Sadly (horrifically), the "immorality" typo speaks for itself.

Father Mark Hodges
St Stephen the First Martyr
Lima Ohio
www.orthodoxlima.org
fr.mark.hodges@juno.com
(419) 224-8600

Dear Fr. Mark - I have always wondered, if we don't hear the "silent" prayers, how we are supposed to interpret "...for unto Thee are due all glory, honor and worship...", i.e. if we don't hear the first part of the sentence. The Liturgy is full of examples like this.

btw, one of the readers at our parish was reading the post-communion prayers after Divine Liturgy, and suddenly stopped, looked at me with confusion, and summoned me to his side. Turns out he had purchased the new and improved St Tikhons book, and found out that they have separated the post-commuion prayers into two, discontinuous parts.

Supposedly they are also working on a new edition of the Apostol. I don't know whether to look forward to it with dred or anticipation.
#8.1 Michael Strelka on 2008-07-01 10:51 (Reply) Michael,

Even more telling than hearing the half-sentence, "...for, unto THee are due all glory, honor, and worship,..." is during the Anaphora: Let's say the main celebrant is Fr Paul or Bishop John. If everything is said secretly, and then, all of a sudden, I hear, "Take, eat! This is my body!" or, "Drink of it, all of you! This is my blood!", what am I really hearing? THIS is what I'm hearing: "Take, eat! This is MY, meaning, Fr Paul's or Bishop John's body or blood!!! And we're supposed to sing "Amen!" to THAT??? That's the rankest form of heresy!!!!! Yet, in countless parishes where things are done secretly (wasn't that the modus operandi of the KGB??), this is precisely what is affirmed!!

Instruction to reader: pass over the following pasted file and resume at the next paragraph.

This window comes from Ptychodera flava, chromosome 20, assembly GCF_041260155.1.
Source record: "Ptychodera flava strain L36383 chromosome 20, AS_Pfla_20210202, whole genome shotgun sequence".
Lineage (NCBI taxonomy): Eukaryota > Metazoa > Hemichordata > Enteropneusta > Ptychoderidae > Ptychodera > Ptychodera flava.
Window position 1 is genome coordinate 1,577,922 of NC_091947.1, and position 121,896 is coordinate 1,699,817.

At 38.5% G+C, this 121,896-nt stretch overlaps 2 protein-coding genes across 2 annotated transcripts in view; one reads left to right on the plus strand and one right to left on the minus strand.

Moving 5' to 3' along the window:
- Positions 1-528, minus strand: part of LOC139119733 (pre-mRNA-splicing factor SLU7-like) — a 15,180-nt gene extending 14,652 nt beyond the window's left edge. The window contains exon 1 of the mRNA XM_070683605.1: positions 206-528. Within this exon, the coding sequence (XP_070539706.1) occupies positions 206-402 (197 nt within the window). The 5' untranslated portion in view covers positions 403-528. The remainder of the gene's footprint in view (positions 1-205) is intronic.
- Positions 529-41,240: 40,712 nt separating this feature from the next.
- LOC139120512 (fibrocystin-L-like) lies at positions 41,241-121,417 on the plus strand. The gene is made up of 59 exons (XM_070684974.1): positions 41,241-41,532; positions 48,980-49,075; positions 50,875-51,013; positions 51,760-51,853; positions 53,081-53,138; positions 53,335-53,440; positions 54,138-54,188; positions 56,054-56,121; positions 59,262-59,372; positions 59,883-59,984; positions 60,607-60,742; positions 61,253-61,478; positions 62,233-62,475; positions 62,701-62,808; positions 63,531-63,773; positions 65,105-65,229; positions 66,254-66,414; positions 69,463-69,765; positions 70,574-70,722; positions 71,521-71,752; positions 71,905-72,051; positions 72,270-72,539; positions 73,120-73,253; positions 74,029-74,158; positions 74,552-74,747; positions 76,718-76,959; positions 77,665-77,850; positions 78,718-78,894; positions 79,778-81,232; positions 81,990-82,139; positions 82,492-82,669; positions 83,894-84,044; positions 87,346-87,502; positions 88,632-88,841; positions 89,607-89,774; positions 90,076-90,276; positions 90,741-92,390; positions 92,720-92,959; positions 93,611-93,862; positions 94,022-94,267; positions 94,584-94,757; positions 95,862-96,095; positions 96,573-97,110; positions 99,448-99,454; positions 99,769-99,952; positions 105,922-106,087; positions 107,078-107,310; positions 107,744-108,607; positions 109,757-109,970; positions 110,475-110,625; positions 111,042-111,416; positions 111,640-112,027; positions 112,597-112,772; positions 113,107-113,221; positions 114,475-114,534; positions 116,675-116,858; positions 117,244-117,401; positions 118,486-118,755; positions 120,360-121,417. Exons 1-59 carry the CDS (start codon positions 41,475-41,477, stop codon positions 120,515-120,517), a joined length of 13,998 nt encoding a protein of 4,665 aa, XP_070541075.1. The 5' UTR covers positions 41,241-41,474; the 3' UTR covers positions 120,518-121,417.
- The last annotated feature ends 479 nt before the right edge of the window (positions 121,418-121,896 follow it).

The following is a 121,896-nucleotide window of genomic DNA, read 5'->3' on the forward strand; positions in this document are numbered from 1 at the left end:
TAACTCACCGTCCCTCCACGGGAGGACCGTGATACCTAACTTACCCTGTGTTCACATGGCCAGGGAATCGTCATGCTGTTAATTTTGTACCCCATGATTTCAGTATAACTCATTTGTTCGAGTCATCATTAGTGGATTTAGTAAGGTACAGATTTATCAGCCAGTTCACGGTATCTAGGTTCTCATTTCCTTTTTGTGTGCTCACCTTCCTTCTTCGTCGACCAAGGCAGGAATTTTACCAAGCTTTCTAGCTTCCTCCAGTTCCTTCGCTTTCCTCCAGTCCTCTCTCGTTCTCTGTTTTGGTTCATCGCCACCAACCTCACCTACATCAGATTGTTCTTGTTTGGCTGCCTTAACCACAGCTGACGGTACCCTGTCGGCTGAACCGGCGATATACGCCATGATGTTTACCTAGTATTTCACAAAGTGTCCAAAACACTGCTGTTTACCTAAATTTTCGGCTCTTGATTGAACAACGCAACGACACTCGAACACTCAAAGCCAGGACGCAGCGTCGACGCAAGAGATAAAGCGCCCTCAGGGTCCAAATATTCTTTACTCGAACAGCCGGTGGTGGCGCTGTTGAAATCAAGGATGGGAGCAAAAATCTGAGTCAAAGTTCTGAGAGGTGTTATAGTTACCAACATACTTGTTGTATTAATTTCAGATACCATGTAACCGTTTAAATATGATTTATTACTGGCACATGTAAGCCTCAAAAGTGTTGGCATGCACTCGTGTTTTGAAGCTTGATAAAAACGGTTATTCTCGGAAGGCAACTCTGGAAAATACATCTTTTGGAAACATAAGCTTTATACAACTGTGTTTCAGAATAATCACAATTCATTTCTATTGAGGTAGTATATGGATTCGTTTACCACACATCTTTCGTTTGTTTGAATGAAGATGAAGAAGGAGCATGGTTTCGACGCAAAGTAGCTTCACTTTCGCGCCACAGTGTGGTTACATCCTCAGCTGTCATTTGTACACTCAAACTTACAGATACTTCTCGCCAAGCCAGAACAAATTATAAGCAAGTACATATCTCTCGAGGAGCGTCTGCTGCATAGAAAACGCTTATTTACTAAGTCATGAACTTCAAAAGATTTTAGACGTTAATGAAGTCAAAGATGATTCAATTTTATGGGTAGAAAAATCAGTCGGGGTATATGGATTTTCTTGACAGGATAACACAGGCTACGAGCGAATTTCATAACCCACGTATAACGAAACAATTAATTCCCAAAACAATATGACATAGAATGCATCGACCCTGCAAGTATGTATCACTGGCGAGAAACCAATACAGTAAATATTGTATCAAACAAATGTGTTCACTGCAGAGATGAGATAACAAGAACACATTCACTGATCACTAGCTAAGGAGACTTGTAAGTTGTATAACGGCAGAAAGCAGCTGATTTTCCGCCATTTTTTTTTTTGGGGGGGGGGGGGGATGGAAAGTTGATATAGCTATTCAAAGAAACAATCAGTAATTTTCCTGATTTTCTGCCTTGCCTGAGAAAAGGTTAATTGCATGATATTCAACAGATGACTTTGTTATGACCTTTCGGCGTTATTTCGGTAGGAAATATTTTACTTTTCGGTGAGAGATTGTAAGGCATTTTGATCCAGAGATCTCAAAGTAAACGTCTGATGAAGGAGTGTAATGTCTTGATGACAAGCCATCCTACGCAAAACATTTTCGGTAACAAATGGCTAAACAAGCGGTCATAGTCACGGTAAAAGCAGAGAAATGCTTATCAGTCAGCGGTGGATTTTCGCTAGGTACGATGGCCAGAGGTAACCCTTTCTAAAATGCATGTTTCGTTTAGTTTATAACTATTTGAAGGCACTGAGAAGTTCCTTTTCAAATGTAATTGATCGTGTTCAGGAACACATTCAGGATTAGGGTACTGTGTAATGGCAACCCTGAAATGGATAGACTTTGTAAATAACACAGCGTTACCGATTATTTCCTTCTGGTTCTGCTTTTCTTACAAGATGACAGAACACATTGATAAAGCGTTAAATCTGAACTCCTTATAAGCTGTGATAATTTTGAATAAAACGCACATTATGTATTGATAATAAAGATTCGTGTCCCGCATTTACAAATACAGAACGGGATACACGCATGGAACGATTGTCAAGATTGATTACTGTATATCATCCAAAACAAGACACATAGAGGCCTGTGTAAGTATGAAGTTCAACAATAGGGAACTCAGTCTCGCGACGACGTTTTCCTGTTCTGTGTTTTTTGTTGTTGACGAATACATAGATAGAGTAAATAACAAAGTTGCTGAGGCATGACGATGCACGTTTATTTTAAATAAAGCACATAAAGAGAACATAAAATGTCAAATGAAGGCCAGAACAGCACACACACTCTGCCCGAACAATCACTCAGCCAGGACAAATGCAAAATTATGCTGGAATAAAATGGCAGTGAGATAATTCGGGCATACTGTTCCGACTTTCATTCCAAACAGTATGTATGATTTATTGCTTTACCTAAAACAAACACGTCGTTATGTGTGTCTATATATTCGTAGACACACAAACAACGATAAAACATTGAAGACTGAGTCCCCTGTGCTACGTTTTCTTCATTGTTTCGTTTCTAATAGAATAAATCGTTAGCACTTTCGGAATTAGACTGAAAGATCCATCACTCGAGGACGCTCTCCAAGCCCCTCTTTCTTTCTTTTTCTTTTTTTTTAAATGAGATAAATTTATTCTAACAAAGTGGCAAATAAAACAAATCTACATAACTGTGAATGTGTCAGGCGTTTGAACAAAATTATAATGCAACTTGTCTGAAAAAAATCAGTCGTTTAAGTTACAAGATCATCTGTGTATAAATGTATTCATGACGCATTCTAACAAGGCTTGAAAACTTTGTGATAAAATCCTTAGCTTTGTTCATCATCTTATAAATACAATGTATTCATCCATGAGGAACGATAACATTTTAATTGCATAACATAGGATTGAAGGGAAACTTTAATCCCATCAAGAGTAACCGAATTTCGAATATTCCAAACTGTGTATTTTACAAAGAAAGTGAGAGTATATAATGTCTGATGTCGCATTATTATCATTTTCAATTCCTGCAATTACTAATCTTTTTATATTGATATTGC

#8.1.1 David Barrett on 2008-07-01 18:06 (Reply) Concerning the new Liturgy book, there is another flaw: at the beginning of the Anaphora, in the sentence beginning "It is meet and right ...," the text also omits "to praise Thee." So proof-reading was not properly done.

As for the issue of "silent prayers," it is interesting to note that both the Church of Greece and the Church of Serbia have directed their clergy to return to the ancient practice of reciting these prayers loudly enough to be heard by the people. (It caused riots in Serbia; but then, Serbs, unlike we Sicilians, have always been a tad excitable.) It is also interesting to note that Novela 136 (or is it 137? I can never remember) of the Emperor Justinian outlaws the INNOVATION of the Anaphora being said "silently."

All of the "silent prayers" except two (prayers recited quietly by the priest before the Great Entrance and before "Holy Things for the Holy," both of which are clearly personal to the priest) were meant to be said aloud. Why? Because they are offered in the name of the whole assembly. The "Amen" sung by the people is an assent, not just to the doxology, but to the whole prayer; and as the Apostle asks in 1 Cor.14:16, how can a person say "'Amen' at your giving of thanks, since he does not understand what you say?"